Dairy cows that are fed flaxseed produce more nutritious milk, according to a new study by Oregon State University.
Their milk contained more omega-3 fatty acids and less saturated fat, the study found. Diets high in saturated fat can increase cholesterol and cause heart disease, while those rich in omega-3 and other polyunsaturated fatty acids may reduce the risk of heart disease, studies have shown.
Traditional cattle feed mixtures of corn, grains, alfalfa hay and grass silage result in dairy products with low concentrations of omega-3 and other polyunsaturated fats, according to Gerd Bobe, the lead scientist on the study, which has been published online in the Journal of Dairy Science.
Ten pregnant cows at OSU's dairy were fed different amounts of flaxseed -- up to seven percent of their daily diet. Researchers attempted to pinpoint the amount of flaxseed that would maximize the amount of omega-3 in milk and dairy products without negatively affecting their production and texture.
"We were looking for a sweet spot," said Bobe, an expert in human and animal nutrition. "Too much of a good thing can be bad, especially when trying to maintain consistency with dairy products."
Collaborators in OSU's food science and technology department assisted in turning milk into butter and fresh cheese, which were then tested for texture and nutritional composition.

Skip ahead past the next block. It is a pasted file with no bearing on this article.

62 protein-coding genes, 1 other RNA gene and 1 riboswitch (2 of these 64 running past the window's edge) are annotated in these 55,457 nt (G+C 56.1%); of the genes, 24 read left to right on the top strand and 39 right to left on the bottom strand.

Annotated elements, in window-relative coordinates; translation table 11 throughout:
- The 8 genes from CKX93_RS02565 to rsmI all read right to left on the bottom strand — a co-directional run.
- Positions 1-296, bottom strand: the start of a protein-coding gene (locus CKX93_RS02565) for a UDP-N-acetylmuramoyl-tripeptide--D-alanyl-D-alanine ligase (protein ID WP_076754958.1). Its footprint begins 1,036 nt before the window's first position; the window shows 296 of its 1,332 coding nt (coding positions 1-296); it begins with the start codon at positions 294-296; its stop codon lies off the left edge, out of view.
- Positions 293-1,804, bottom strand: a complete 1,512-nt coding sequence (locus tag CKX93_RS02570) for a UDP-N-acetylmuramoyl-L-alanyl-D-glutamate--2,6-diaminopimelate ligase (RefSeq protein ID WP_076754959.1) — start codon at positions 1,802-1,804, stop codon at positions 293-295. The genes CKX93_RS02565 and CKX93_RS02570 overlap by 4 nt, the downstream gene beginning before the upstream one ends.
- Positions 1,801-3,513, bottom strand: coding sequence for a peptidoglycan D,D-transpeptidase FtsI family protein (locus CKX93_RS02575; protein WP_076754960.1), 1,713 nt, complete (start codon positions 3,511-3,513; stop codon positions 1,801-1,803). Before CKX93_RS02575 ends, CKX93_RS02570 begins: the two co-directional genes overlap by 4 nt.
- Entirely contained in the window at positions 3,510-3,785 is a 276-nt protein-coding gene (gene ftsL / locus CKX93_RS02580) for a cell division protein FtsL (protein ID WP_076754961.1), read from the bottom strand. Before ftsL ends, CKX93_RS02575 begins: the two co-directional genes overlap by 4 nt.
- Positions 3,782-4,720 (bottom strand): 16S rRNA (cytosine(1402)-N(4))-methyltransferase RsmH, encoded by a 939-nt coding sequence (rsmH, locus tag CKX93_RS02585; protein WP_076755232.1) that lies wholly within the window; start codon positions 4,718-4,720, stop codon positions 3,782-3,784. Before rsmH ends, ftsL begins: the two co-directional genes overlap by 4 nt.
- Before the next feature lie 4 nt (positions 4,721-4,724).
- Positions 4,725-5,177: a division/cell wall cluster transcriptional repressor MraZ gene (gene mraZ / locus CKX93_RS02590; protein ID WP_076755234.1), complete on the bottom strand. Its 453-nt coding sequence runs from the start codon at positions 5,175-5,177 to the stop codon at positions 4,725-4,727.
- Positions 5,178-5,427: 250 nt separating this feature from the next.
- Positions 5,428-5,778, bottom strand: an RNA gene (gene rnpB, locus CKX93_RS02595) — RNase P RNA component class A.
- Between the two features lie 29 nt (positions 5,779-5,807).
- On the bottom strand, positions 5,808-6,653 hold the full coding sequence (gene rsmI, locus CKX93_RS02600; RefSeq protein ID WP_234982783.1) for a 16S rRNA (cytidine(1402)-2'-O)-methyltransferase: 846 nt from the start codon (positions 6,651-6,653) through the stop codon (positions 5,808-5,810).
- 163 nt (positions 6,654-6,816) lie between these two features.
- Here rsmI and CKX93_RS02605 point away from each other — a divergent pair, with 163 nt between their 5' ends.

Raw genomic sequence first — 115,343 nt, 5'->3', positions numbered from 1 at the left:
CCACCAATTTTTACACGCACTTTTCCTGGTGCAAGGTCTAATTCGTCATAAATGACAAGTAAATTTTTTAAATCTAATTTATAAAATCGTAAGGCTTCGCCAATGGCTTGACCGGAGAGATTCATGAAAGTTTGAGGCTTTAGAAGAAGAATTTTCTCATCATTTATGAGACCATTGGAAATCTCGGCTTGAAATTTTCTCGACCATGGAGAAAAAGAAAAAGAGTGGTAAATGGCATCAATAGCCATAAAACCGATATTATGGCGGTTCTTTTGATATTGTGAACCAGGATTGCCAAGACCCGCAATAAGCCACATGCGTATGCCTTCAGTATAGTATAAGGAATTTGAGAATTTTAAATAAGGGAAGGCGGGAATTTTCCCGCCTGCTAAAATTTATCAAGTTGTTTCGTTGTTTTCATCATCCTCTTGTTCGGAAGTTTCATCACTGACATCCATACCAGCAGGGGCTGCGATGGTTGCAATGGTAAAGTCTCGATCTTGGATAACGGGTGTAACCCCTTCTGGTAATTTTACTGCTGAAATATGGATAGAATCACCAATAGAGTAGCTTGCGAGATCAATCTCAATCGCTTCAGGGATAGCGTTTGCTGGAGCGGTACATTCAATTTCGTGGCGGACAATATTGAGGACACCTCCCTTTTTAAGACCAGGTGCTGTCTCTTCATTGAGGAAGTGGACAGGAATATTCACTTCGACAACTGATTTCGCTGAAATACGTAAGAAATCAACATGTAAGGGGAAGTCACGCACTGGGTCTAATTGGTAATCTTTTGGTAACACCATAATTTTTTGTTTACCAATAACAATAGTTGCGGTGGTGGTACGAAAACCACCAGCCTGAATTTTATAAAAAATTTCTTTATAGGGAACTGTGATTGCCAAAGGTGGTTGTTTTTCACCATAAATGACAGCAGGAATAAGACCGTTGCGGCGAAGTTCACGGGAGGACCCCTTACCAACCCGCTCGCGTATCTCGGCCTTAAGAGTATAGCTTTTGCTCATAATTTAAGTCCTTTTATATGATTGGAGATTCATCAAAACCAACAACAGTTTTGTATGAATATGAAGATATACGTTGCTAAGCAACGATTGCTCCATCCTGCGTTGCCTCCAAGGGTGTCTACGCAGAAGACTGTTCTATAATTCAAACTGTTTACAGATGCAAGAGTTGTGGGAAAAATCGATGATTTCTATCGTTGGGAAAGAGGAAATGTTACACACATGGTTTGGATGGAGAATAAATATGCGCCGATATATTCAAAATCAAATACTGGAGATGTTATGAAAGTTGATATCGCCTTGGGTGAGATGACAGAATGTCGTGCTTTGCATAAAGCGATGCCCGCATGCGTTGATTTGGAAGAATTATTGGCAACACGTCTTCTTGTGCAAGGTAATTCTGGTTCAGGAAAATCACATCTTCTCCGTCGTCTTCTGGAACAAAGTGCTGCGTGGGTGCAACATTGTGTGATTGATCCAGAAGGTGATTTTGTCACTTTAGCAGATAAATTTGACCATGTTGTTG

The study found that feeding cows up to six pounds of extruded flaxseed improved the fat profile without negatively affecting the production and texture of the milk and other dairy products. Extrusion presses raw ground flaxseed into pellets with heat.
At six pounds per day, saturated fatty acids in whole milk fat dropped 18 percent, poly-unsaturated fatty acids increased 82 percent, and omega-3 levels rose 70 percent compared to feeding no flaxseed. Similar improvements were observed in butter and cheese.
Still, saturated fat accounted for more than half of the fatty acids in the dairy products while the increase in polyunsaturated fats compromised no more than nearly nine percent of the total.
Researchers also noted that the refrigerated butter was softer and less adhesive thanks to fewer saturated fatty acids. Also, the cows produced the same amount of milk while eating flaxseed.
Although flaxseed costs more than traditional cattle feeds, Bobe hopes that it still could be an affordable feed supplement for cows because products enriched with omega-3 can sell for a premium at the grocery store.
"Many consumers already show a willingness to pay extra for value-added foods, like omega-3 enriched milk," he said.
One thing is for sure, he said: Dairy farmers will have no trouble convincing cows to eat flaxseed.
"They loved it. They ate it like candy," he said.
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